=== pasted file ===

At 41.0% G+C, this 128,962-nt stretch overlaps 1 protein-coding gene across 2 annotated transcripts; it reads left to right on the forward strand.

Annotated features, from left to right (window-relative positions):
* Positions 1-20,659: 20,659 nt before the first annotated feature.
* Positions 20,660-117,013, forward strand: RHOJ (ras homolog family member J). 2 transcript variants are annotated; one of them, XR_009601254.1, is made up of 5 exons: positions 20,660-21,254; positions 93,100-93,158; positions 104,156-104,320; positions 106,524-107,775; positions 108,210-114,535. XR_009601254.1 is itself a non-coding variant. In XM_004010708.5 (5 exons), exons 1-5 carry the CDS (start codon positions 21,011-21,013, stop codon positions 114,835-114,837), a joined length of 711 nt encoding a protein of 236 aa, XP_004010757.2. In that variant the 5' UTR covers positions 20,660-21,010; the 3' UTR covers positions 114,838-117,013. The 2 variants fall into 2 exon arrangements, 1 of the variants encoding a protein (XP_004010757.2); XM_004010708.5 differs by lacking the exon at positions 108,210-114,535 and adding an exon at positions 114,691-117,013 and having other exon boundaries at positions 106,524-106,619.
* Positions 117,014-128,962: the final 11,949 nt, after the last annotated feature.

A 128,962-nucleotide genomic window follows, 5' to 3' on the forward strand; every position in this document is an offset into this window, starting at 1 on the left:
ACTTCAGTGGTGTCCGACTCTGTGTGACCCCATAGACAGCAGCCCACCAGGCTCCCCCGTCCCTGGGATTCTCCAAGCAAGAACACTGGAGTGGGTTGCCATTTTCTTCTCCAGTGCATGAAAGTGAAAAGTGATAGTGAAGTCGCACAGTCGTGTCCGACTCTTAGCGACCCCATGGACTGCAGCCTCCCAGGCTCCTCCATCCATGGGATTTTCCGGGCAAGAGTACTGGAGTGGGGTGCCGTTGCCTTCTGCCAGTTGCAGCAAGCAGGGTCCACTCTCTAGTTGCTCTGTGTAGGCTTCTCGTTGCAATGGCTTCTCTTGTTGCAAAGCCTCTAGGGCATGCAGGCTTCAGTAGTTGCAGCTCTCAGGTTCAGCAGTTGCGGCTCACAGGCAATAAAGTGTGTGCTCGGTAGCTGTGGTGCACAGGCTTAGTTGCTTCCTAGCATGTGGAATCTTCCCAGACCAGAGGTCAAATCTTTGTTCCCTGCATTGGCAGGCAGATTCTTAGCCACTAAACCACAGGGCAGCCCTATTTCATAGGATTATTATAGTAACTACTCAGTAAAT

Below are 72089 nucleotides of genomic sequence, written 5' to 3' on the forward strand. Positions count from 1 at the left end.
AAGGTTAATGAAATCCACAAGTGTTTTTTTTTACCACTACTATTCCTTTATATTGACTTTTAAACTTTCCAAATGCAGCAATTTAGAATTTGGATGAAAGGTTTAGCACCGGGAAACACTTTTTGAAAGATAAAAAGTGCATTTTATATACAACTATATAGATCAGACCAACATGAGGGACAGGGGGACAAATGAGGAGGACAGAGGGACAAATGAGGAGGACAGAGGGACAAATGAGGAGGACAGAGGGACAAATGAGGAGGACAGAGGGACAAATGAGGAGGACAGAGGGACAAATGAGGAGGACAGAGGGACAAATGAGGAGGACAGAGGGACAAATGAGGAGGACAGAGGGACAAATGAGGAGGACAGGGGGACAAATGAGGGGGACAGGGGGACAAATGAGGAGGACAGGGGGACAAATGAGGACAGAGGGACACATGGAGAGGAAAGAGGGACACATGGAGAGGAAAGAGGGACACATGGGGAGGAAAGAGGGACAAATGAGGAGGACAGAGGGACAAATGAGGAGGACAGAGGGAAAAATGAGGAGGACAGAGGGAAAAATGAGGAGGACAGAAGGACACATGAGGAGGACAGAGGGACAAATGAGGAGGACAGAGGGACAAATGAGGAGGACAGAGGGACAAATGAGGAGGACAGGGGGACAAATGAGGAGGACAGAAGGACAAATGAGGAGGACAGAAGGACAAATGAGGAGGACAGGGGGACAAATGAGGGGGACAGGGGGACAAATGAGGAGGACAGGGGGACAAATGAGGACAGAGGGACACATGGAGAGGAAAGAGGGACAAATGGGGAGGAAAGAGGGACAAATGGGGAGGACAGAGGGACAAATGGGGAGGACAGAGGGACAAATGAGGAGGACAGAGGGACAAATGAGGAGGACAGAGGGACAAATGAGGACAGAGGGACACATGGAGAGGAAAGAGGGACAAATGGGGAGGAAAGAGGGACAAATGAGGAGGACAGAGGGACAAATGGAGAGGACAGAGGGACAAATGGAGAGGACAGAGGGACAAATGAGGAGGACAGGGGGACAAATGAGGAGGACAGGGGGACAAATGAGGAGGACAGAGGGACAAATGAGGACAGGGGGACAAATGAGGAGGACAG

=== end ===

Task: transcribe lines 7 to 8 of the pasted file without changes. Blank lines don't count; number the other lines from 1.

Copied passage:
ACTTCAGTGGTGTCCGACTCTGTGTGACCCCATAGACAGCAGCCCACCAGGCTCCCCCGTCCCTGGGATTCTCCAAGCAAGAACACTGGAGTGGGTTGCCATTTTCTTCTCCAGTGCATGAAAGTGAAAAGTGATAGTGAAGTCGCACAGTCGTGTCCGACTCTTAGCGACCCCATGGACTGCAGCCTCCCAGGCTCCTCCATCCATGGGATTTTCCGGGCAAGAGTACTGGAGTGGGGTGCCGTTGCCTTCTGCCAGTTGCAGCAAGCAGGGTCCACTCTCTAGTTGCTCTGTGTAGGCTTCTCGTTGCAATGGCTTCTCTTGTTGCAAAGCCTCTAGGGCATGCAGGCTTCAGTAGTTGCAGCTCTCAGGTTCAGCAGTTGCGGCTCACAGGCAATAAAGTGTGTGCTCGGTAGCTGTGGTGCACAGGCTTAGTTGCTTCCTAGCATGTGGAATCTTCCCAGACCAGAGGTCAAATCTTTGTTCCCTGCATTGGCAGGCAGATTCTTAGCCACTAAACCACAGGGCAGCCCTATTTCATAGGATTATTATAGTAACTACTCAGTAAAT

Below are 72089 nucleotides of genomic sequence, written 5' to 3' on the forward strand. Positions count from 1 at the left end.